Since first learning to read poetry seriously and to construct prose arguments, in high school, I have continued to feel that I need both.
11 - What kind of writing routine do you tend to keep, or do you even have one? How does a typical day (for you) begin?
Being the parent of a school-aged kid anchors my writing routine from September to June. My typical workday begins with cutting fruits and veggies for him, and steeping caffeine for me, and then I dive in as soon as he puts on his backpack and goes out the door. I only stopped walking him to the school bus a few months ago, because he asked. Those four blocks and back in all weathers before 8:30 am was a great way to clear my head, though, so I might tag along with him again when Spring Break is over. I like my summer writing routine best - to head for Kits pool on a late afternoon and wash off hours of sitting at the computer, feels deeply luxurious.
12 - When your writing gets stalled, where do you turn or return for (for lack of a better word) inspiration?
I walk. I'm very restless and I've learned to make that work for me instead of resisting it. Also, I buy new notebooks whenever I find one I like, without guilt, and lately the things I write get scattered across different ones, and my handwriting is getting messier. Hunting up old notes - "Where did I hurriedly scribble that one thought I had about this topic while I was out shopping? Is that a w or an r?" - is a fun way to break out of a stall.
13 - What fragrance reminds you of home?
Things being boiled in water: cardamom, and rice.
14 - David W. McFadden once said that books come from books, but are there any other forms that influence your work, whether nature, music, science or visual art?
My work is influenced by art in many forms. I try to go to art shows when I travel and for most of my life I've looked at or read and thought about Islamic art, architecture, and art history in particular, which a lot of the poems in COSMOPHILIA draw upon. Traditional textile art is a thing I've lived with all my life, through my mum and her family. My title poem is about the art of Kashmiri shawl embroidery. I studied film at school, and art history was a component of that, too. There is a strong connection for me between reciting verses from the Quran, which I was taught as a kid, and the way I respond to music and singing, that definitely influenced how I hear poetry and in some cases how I write it. Many hip hop artists from the middle east have said the same thing, for instance, about how the sound of the muezzin calling at prayer time influences their lyrical style. I expect these forms to continue to shape how I think and what I write about. I can also get really intense about fiction in a way I can't explain and don't completely understand. I am trying to persevere in writing about it more. I recently finished writing a piece about an Alice Munro story that, on first reading, filled me with dread and loathing. I get impatient waiting for new books from writers I'm interested in and I hate waiting for people to finish reading the books I've finished and want to talk about, because hardly anyone shares my sense of urgency.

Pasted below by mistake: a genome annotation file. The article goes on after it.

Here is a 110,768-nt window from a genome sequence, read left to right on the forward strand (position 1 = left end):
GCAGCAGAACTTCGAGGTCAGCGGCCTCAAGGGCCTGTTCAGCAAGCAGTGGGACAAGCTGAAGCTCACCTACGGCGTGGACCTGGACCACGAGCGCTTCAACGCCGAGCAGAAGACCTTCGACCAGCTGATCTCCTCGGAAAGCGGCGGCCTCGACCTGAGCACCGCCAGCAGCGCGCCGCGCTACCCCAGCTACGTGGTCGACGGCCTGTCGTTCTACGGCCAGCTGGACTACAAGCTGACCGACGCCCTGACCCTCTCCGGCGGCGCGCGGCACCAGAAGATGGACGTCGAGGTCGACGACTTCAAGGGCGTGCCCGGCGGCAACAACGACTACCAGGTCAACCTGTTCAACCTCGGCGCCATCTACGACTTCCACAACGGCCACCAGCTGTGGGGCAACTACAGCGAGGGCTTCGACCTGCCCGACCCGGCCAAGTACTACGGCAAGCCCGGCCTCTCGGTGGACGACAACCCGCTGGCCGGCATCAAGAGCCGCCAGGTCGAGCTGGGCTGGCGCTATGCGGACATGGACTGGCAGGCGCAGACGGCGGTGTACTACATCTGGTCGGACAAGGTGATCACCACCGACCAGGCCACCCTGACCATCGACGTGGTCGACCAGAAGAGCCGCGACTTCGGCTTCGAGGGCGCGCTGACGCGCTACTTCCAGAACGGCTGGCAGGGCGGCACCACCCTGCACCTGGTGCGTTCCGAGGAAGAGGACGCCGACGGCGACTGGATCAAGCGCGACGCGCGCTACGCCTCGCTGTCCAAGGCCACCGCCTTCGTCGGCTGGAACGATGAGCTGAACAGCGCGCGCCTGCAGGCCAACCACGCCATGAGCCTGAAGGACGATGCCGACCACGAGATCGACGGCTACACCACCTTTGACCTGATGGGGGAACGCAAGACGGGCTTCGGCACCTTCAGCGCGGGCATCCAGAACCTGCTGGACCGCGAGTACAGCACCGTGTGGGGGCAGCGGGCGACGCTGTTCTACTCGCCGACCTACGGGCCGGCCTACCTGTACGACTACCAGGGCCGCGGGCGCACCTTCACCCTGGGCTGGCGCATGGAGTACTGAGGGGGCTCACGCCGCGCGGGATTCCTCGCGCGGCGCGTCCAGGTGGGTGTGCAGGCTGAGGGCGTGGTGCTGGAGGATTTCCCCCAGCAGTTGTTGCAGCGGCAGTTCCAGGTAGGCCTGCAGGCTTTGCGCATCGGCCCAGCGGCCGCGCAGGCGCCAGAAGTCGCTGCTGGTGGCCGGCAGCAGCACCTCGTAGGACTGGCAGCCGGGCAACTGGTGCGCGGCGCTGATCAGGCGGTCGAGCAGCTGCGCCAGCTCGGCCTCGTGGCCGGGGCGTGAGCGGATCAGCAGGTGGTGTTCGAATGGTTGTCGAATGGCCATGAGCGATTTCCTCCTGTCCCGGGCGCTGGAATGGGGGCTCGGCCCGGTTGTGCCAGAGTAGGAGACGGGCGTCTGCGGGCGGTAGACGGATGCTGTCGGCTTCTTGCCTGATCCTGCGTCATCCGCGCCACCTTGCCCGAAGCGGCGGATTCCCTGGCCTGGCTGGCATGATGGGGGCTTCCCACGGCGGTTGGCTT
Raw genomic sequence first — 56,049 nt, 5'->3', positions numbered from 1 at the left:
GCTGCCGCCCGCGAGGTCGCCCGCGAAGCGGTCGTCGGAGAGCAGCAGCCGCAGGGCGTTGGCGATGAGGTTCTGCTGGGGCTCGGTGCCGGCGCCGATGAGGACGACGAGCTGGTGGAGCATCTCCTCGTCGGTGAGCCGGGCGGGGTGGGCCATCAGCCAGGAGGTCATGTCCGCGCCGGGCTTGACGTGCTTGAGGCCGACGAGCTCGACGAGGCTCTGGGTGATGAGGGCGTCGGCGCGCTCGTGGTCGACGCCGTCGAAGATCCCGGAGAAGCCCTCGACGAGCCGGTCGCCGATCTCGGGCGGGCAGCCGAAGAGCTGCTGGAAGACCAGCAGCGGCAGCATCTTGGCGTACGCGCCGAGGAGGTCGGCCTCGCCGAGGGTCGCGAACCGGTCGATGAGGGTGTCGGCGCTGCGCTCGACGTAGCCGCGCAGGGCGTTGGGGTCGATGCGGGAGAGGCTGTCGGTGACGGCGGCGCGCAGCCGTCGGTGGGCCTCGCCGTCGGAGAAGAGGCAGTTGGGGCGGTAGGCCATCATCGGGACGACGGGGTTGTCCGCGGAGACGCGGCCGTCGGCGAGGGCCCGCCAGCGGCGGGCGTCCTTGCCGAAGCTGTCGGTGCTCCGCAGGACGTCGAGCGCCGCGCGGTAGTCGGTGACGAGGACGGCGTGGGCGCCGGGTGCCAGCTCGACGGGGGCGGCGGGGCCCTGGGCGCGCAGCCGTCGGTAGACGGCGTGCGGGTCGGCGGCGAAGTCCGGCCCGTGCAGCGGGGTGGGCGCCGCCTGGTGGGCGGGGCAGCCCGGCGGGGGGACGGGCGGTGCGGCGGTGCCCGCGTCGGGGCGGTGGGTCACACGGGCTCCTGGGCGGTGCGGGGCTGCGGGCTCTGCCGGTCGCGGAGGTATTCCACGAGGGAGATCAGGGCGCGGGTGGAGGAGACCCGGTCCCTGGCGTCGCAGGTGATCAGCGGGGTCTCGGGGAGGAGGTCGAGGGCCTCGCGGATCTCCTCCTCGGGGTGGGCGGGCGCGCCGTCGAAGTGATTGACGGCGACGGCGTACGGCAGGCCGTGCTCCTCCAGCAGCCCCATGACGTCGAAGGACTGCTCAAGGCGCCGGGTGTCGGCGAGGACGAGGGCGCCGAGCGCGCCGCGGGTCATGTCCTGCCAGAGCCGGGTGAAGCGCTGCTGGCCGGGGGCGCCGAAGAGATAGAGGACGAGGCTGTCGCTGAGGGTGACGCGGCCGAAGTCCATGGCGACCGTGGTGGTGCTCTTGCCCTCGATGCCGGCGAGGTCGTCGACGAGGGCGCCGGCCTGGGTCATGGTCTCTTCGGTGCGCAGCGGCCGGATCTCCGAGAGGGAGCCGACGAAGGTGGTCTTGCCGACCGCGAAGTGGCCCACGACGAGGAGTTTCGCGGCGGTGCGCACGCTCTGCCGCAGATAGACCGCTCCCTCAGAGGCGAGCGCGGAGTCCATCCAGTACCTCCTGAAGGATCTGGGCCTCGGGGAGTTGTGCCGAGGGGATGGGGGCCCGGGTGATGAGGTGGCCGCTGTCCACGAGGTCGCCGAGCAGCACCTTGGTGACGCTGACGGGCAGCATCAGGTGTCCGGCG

15 - What other writers or writings are important for your work, or simply your life outside of your work?
To write COSMOPHILIA, it was important for me to read Urdu, Persian and Arabic poetry. The poetry of Agha Shahid Ali (1949-2001), a Kashmiri-American writing in English, whose books I read over the decade before I began to think about putting my own collection together, served as my main introduction to a few major voices from within those three traditions, especially Mirza Ghalib (1797-1869) and Mahmoud Darwish (1941-2008). Darwish's sequence "Eleven Stars Over Andalusia" as translated by Shahid with Ahmed Dallal has been incredibly important to me. Shahid has definitely been a writer important to my life, and my thinking continues to be enriched by the depth of the multiple literary traditions he draws from, his exuberance and precision of style, and by his emotional fearlessness.
The writers whose work has been really foundational to my life, who showed me what is possible or what I could be capable of doing, are the critics Edward Said and John Berger, and several Muslim feminist scholars and memoirists: Fatima Mernissi, Leila Ahmed, Azar Nafisi, and Sara Suleri Goodyear.
Right now I am reading the mid-century Iranian poet Forugh Farrokhzad with English translations, and I will need to find time to read more poetry by women writing in Urdu and Farsi later this year. And I am keenly anticipating Amit Majmudar's new collection of poems which is coming out this spring.
16 - What would you like to do that you haven't yet done?
I would like to memorize some couplets of Ghalib in Urdu and Hafiz in Persian. I would like to visit Iceland. I would like to experience living in a city where I can go days without speaking English. I would like to learn to practice a formal type of dance. This last thing is not really an achievement, but sheer wishful thinking: I would like (this feels like an outrageous thing to ask for in this city) to have someone make me a perfect cup of coffee because they love me and want me to be happy, not because they need the job to survive in Vancouver.
17 - If you could pick any other occupation to attempt, what would it be? Or, alternately, what do you think you would have ended up doing had you not been a writer?
I think I would study medicine out of sheer nerdish curiosity.
18 - What made you write, as opposed to doing something else?
I just have to write. I've never seriously turned away from it. I can't honestly account for my tenacity except it just feels necessary to my survival.
19 - What was the last great book you read? What was the last great film?
I love this question. I read Ta-Nehisi Coates' BETWEEN THE WORLD AND ME and Claudia Rankine's CITIZEN, hugely important and inspiring polemical works. I read them both while flying (though on different trips), which I also highly recommend. Two great films I also watched on planes recently and loved were THE END OF THE TOUR which is about several days of compelling conversations about writing between David Foster Wallace and David Lipsky, and, on a flight from Delhi to London I saw the Bollywood classic UMRAO JAAN, which is set in Lucknow during the 1850s, and filled with gorgeous cinematography and Persianate Urdu poetry.
20 - What are you currently working on?
Some prose essays of criticism and an ongoing book about Muslim culture in North America.
12 or 20 (second series) questions;
Monday, June 06, 2016
12 or 20 (second series) questions with Rahat Kurd
Posted by rob mclennan at 8:31 AM
Labels: 12 or 20 questions, Rahat Kurd, Talonbooks